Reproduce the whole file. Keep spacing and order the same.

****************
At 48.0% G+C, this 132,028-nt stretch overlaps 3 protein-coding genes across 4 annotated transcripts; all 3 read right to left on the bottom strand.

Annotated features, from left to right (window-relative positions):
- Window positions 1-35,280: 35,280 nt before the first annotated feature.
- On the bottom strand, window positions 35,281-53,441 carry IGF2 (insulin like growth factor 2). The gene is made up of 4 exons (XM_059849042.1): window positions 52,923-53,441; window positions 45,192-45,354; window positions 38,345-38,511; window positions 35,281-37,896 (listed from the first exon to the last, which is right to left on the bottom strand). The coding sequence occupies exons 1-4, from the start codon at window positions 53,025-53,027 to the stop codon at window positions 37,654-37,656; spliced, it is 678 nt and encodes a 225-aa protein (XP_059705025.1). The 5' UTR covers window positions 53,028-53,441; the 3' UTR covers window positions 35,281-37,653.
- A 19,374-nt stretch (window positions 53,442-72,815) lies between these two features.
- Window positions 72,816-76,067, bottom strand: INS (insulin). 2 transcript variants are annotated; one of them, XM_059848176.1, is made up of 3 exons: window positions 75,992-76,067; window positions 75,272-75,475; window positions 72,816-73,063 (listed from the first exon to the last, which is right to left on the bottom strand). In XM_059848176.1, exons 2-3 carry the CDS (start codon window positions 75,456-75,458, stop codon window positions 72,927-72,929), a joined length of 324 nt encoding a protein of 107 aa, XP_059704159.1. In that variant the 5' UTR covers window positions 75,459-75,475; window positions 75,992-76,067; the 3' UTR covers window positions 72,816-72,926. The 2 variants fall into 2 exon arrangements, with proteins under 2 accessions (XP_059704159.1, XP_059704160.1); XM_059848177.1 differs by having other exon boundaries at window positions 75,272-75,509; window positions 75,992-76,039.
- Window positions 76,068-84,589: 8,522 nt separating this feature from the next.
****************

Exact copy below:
At 48.0% G+C, this 132,028-nt stretch overlaps 3 protein-coding genes across 4 annotated transcripts; all 3 read right to left on the bottom strand.

Annotated features, from left to right (window-relative positions):
- Window positions 1-35,280: 35,280 nt before the first annotated feature.
- On the bottom strand, window positions 35,281-53,441 carry IGF2 (insulin like growth factor 2). The gene is made up of 4 exons (XM_059849042.1): window positions 52,923-53,441; window positions 45,192-45,354; window positions 38,345-38,511; window positions 35,281-37,896 (listed from the first exon to the last, which is right to left on the bottom strand). The coding sequence occupies exons 1-4, from the start codon at window positions 53,025-53,027 to the stop codon at window positions 37,654-37,656; spliced, it is 678 nt and encodes a 225-aa protein (XP_059705025.1). The 5' UTR covers window positions 53,028-53,441; the 3' UTR covers window positions 35,281-37,653.
- A 19,374-nt stretch (window positions 53,442-72,815) lies between these two features.
- Window positions 72,816-76,067, bottom strand: INS (insulin). 2 transcript variants are annotated; one of them, XM_059848176.1, is made up of 3 exons: window positions 75,992-76,067; window positions 75,272-75,475; window positions 72,816-73,063 (listed from the first exon to the last, which is right to left on the bottom strand). In XM_059848176.1, exons 2-3 carry the CDS (start codon window positions 75,456-75,458, stop codon window positions 72,927-72,929), a joined length of 324 nt encoding a protein of 107 aa, XP_059704159.1. In that variant the 5' UTR covers window positions 75,459-75,475; window positions 75,992-76,067; the 3' UTR covers window positions 72,816-72,926. The 2 variants fall into 2 exon arrangements, with proteins under 2 accessions (XP_059704159.1, XP_059704160.1); XM_059848177.1 differs by having other exon boundaries at window positions 75,272-75,509; window positions 75,992-76,039.
- Window positions 76,068-84,589: 8,522 nt separating this feature from the next.